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شیوع انگل ها در گله های طیور آلاباما با تاکید ویژه بر Eimeria maxima
Prevalence of Parasites in Alabama Poultry Flocks with Special Emphasis on Eimeria maxima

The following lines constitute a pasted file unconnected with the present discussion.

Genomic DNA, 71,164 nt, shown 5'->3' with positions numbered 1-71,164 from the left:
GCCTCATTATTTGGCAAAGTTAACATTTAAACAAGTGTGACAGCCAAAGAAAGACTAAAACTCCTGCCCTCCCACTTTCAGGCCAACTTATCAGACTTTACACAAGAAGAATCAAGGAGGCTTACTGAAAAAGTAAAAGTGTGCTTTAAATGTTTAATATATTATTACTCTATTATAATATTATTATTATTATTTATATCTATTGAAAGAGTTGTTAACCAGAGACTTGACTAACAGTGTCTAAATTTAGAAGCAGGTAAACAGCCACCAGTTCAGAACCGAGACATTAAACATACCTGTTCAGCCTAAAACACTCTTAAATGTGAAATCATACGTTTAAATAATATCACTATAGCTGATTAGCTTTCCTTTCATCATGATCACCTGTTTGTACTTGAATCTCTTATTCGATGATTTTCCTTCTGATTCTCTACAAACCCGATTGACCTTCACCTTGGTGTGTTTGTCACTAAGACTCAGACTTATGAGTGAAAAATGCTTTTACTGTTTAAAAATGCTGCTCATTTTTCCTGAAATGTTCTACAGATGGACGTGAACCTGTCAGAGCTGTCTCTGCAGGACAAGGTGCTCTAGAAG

Coccidiosis is a disease caused by Eimeria spp. and it is the most prevalent and economically important disease in poultry. Due to its economic importance, the control of coccidiosis is critical. Other parasites can cause disease in chickens but are not as relevant as coccidiosis. Some of these parasites are known zoonoses and can cause disease in humans. It is thought that keeping chickens as backyard pets has become increasingly popular in the United States. Biosecurity is generally low in backyard flocks. As a consequence, they can serve as reservoirs for various pathogens that pose a risk for commercial poultry or human health. For the first part of the thesis, eighty-four fecal samples from 64 backyard chicken flocks throughout the state of Alabama were collected in the summer of 2017 and 2018. Coccidia oocysts were seen in 64.1% of flocks with oocyst counts in most samples below 10,000 oocysts per gram. Eggs of Ascaridia spp. or Heterakis gallinarum were seen in 20.3% of the flocks, and eggs of Capillaria spp. in 26.6% of the flocks. Egg counts were low, rarely exceeding 1,000 eggs per gram. DNA extracted directly from fecal samples was investigated by PCR for other relevant parasites. The results showed that 4.7% of flocks were positive for Histomonas meleagridis, 18.8% of flocks for Tetratrichomonas gallinarum, 18.8% of flocks for Cryptosporidium spp. and 87.5% of flocks for Blastocystis spp..These results will help to provide information that can be used to design outreach programs to improve health and wellbeing of birds in backyard flocks. The aim of the second part of the thesis was to develop a MLST scheme for E. maxima and to compare strains from different farms. Eimeria maxima is a parasite of chickens that can cause coccidiosis and predispose its host to secondary infections. Typing E. maxima is important as some strains have been shown to provide cross protection to one another and have been linked to low performance in broilers. E. maxima isolates have been typed by sequencing the internal transcribed spacer (ITS) region or sequencing the partial cytochrome oxidase I (COI) gene. Multi-locus sequence typing (MLST) is a nucleotide sequence typing system that reflects the population and evolutionary biology of bacterial pathogens, but MLST schemes have also been developed for some eukaryotes. Fecal and litter samples were collected from commercial broiler flocks in Alabama and Tennessee and three fecal samples from backyard flocks were included in the study. Oocysts were isolated from the feces and tested by PCR for E. maxima. Nineteen samples were found positive for E. maxima. Six gene loci that had been identified based on MLST schemes of several different parasites were amplified for these samples and sequenced. Sequences were compared to the reference genome in GenBank. There was more than one allele in all six genes. In three of the genes, insertions and deletions were detected. Mutations were present in coding as well as in non-coding sequences in all genes except one. MLST was able to distinguish two commercially available vaccines and showed that most of the field isolates were not identical to these two vaccines. Backyard strains had different allele variants from vaccine and commercial strains of E. maxima. The results show that MLST is a potential tool for epidemiologic investigation of E. maxima. The information gained from epidemiological investigations using the method will be useful in the development and evaluation of vaccine programs.